If a couple of legendary British rock acts sets were surprisingly short, then perhaps it was also a bit of a surprise that the Who's set seemed, by way of comparison, quite long. Not that they are not legends, or don't deserve a longer set list. But  it was a much longer set, and even after the song that most people, myself included, expected to be their closer, that being "Love Rain On Me", they did not yielded the stage, and in fact, played one more song.

Legendary comedian Chris Rock was pretty funny, and introduced "the always modest Kanye West", before the hip hop artist took the stage, donning a black dress. He stalked around the stage, and it sure felt like the decibel level was raised enormously. Quite a few people in my section left the area, taking advantage of the opportunity to get drinks or go to the bathroom, or whatever else they were doing. I will admit to following suit, at some point. It's just not my cup of tea. I know some fans of Kanye West, and perhaps indeed, I am too old-fashioned or whatever to truly be able to appreciate it. But I think Rock's comments were actually pointed and critical of West, and I would tend to agree with them. In such a concert as this, with such legends, and for such an admirable cause of helping people in need out, it just seemed to me that he could have taken the millions of dollars that he surely has made by now to buy himself more perspective. He seemed angry, just like the other time that I had seen him at the Live Earth concert back in 2007, and just like the time at the music awards show, when he went on stage and tried to undermine Taylor Swift (which I don't care about, only it showed a lack of class and dignity on his part, which he himself later admitted to). While everyone else, including some legends like Paul McCartney, Billy Joel and Bon Jovi, as well as Chris Martin, seemed actually quite humble and privileged to take part in such a concert, Kanye West, by comparison, seemed like a spoiled child, because things were not quite going exactly like he wanted to expected them to. His set did not quite fit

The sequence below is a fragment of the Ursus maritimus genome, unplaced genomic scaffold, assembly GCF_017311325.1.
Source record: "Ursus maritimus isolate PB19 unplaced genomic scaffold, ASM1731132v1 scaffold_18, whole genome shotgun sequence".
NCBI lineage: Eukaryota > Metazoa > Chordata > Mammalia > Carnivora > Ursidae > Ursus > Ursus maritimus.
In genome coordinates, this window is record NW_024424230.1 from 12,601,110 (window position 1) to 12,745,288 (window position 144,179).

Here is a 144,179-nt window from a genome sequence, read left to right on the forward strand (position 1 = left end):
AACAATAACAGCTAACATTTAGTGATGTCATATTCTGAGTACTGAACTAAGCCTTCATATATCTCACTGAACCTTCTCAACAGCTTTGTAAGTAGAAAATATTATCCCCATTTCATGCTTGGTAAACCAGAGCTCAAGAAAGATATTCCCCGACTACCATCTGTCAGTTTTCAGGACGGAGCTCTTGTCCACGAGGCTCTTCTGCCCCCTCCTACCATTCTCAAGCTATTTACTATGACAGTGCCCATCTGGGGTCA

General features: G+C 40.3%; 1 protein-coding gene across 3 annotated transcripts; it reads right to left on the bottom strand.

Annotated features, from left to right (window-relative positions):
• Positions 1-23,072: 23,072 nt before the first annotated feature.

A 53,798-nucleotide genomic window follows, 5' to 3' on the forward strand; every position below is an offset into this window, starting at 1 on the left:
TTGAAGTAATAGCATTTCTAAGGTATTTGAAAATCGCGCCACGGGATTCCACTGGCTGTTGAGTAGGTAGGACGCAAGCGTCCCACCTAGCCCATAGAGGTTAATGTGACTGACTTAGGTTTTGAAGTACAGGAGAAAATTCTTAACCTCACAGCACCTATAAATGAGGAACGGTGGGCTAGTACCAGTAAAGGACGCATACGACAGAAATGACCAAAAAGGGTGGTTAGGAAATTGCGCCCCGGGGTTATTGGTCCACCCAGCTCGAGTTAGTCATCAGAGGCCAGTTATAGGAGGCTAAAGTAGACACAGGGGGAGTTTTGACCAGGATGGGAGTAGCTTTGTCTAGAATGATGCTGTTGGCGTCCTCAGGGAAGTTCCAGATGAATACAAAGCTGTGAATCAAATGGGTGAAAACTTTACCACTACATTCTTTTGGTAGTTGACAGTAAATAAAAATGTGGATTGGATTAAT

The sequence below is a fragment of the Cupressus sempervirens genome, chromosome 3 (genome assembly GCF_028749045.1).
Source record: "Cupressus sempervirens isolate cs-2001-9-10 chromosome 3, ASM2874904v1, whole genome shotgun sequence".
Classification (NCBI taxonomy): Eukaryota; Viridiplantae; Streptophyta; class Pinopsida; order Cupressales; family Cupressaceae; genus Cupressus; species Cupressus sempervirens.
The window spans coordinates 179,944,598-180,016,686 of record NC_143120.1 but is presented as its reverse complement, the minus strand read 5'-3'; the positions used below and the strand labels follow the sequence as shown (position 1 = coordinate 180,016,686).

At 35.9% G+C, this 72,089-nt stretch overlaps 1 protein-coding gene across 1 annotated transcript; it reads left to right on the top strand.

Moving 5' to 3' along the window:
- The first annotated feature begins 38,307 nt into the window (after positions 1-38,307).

Perhaps the biggest surprise was during Paul McCartney's set, when he suddenly talked about a Nirvana reunion before introducing David Grohl, and then the rest of the surviving former members of Nirvana - Krist Novoselic and Pat Smear. All together, with Sir Paul, they performed an entirely new song, which is evidently called "Call Me Some Slack". Prior to the show, nobody had really ever heard it before. For me, having never gotten the chance to see Nirvana or Kurt Cobain, this was as close as I would get to seeing the legendary grunge act, and it was amazing!

Can't say that I really have any complaints about it, although I was wondering about the timing aspect, since it seemed that certain artists (Eric Clapton, Eddie Vedder, Dave Grohl, Chris Martin, and especially the Rolling Stones) had very little opportunity to do their thing, while some other acts - particularly the Who and Kanye West (not to take anything away from either act), for more than most people assumed that they would. Also, Kanye West's attitude was questionable, and he seemed the only one that was not really happy to be there, if you will. Everyone seemed to be willing and wanting to help out in Sandy relief efforts, but Kanye West's focus seemed elsewhere. Just my impressions, but that was the distinct impression that he left me, personally.